What’s in a name? A lot. Go to nearly any corner of the world and say “McDonald’s,” and people will instantly think of the franchise’s sweeping golden arches. In a small Spanish town on the Mediterranean, the locals not only know what Burger King is, but can direct you to the closest one. Meanwhile, Subway has fed millions of consumers worldwide. Part of the appeal of investing in a franchise is that the products/services have already been researched and developed, the system is already in place, and a support network is available. But some franchises offer something far less tangible but just as important: a well-known name.
When researching franchise opportunities, what are the possible pros and cons associated with a well-known brand? Does buying a big-name franchise ensure a safe investment? We set out to find out.
You get instant recognition from customers: When you buy a well-known brand, the name speaks volumes. Little education about your product or service is needed, says Joel Libava, a franchise advisor. In addition, extensive marketing is unnecessary, unlike with an unknown brand where at least 25 percent of your time will entail sales and marketing, according to Tom Scarda, a franchise consultant.
You’ll have more bargaining power: Having the weight of a big name brand behind you can greatly increase your power to negotiate. Landlords, especially, are drawn to the idea of having big-name tenants, says Scarda. Libava agrees, saying, “Commercial real estate representatives pretty much jump for joy with the prospect of having a big-name tenant. It helps them attract other tenants, and sometimes they even feel that it’s a lower-risk proposition for them.”
It may be easier to access capital: Well-known franchise brands are familiar to most lending institutions’ underwriters, says Libava, so getting access to capital might be easier and more clear-cut. “Bankers are more apt to lend you money for startup and expansion,” agrees Scarda, “because they feel comfortable knowing the concept.”
A big name means a big investment: If you want the backing of a big-name brand, you’d better be ready to pay for it. “The systems may be more sophisticated, which means that they are more expensive to put in place, and the franchise fees and royalties may be a little higher than average,” explains Libava. In addition, says Scarda, the franchisor may require you to make a multi-unit investment and set up shop in a highly visible location where rent is usually more expensive.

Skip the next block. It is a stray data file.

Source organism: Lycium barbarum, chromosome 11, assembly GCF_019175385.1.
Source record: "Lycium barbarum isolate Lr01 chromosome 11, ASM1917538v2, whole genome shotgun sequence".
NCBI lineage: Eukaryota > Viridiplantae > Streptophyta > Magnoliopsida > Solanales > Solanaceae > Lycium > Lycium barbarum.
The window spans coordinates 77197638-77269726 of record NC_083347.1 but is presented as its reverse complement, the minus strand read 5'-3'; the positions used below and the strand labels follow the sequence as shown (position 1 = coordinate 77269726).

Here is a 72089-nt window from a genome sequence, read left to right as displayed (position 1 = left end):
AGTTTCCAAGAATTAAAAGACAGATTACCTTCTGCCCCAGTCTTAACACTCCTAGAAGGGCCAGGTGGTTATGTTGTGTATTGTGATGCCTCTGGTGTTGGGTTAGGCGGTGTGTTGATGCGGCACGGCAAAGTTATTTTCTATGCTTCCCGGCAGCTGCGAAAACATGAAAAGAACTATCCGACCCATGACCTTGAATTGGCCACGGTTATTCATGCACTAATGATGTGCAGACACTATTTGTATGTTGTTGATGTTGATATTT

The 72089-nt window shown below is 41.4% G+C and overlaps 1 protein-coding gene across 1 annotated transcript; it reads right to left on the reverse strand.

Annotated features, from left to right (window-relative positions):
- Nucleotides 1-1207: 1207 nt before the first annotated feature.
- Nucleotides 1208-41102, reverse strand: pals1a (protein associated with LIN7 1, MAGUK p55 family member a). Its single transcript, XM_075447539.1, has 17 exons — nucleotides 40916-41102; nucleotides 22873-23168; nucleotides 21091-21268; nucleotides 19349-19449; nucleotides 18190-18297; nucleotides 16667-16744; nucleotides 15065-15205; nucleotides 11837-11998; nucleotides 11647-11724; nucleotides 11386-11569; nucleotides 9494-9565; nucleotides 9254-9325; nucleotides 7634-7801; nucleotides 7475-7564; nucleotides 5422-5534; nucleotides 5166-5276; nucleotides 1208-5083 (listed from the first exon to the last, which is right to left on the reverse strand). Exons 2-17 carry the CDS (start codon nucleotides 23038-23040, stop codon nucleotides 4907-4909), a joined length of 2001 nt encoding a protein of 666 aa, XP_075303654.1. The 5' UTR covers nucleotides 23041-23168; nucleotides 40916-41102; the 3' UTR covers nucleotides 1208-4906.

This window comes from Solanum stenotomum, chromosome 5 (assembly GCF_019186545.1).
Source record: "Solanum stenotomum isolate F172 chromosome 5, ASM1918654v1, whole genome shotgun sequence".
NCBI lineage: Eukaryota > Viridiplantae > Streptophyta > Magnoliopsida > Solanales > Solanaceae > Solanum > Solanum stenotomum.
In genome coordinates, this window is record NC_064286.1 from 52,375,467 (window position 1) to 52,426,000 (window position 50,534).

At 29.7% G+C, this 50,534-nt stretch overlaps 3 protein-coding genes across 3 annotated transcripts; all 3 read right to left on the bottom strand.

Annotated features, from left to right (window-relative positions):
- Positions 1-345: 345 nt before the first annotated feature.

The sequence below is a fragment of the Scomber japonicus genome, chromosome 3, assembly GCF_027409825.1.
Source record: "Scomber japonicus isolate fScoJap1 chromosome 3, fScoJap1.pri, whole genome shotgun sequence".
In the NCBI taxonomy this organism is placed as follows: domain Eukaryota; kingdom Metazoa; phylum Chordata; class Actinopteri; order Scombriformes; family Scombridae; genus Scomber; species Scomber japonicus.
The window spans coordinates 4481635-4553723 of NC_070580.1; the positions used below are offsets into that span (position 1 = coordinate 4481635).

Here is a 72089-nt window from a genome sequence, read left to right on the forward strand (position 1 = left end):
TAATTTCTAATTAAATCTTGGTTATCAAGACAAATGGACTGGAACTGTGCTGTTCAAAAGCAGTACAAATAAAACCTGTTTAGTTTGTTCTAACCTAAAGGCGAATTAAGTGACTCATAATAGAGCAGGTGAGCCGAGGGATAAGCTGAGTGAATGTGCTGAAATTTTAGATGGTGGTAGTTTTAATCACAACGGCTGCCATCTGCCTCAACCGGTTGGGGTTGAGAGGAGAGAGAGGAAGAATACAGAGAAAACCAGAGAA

You must play by the rules: If you’re an entrepreneur at heart and don’t like to play by the rules or want to have more of a voice, investing in a well-known franchise brand might not be the best option for you. “Well-known brands are older and have less tolerance for renegades in the company,” says Scarda. “All rules in the FDD (Franchise Disclosure Document) must be strictly followed. With years of experience, no market testing is needed. They will handle that at the corporate level.”
A big-name franchise can be impersonal: “Many of the older, larger brands are owned by holding companies or investment firms,” says Scarda. “There is less of a family feeling, as opposed to smaller, less known brands. A first-time business owner may benefit from the hand-holding that happens within smaller franchise companies.”
In the end, it’s important that you don’t get swept away by the name alone. In some cases, a brand can have a positive image among consumers, but have a whole different reputation among its franchisees. Don’t rely on your image of the brand as a consumer, but talk to franchisees about issues such as market saturation and buying requirements.
Likewise, a small franchise brand can translate into serious dollars for franchisees even though the franchisees don’t have the backing of a big name. Scarda was able to semi-retire at the age of 41 thanks to his success as a Maui Wowi Hawaiian franchisee; now, as a franchise consultant, he has seen others enjoy similar success at other small, relatively unknown franchise brands.
Beyond the Brand
When it comes to investing in a franchise, make sure you’re not choosing it based on name alone. Libava advises considering factors such as:
- What professional skills do you have that fit with the franchise you’re thinking of buying?
- How much are you budgeting for your investment?
- How many hours are you willing to put into your franchise?
- Are you sure you’ll be comfortable following the franchisor’s system?
Scarda advises identifying your short- and long-term goals. “Do you need to pay your bills in Year One via your business, or are you investing money long-term in lieu of investing in the stock market or real estate?” says Scarda. Also, get a clear picture of the financial investment. “Make sure your financial and operational expectations are in line with reality,” says Scarda, “and that there are no unexpected expenses or operation details.”
Both Scott Mashuda, Managing Director of River’s Edge Alliance Group, a business brokerage firm, and Scarda advise talking to existing franchisees of the concepts you’re considering. “Interview other franchisees to learn how the company really operates,” advises Mashuda. “A big pro of a big franchise is having a larger pool of franchisees to interview.”
Finally, make sure the franchise is in line with your passion, because at the end of the day – name or no name – the daily tasks have to be things you love doing. “Burnout is the number-one reason for failure,” says Scarda. “If a person is in a business they hate, no matter how much money they are making, that is not success. People often gravitate to the big brand because there is a sense of security, but a much better fit may exist that makes better sense for an individual investor.”
Sara Wilson is a freelance writer who specializes in issues related to small businesses. Contact her at firstname.lastname@example.org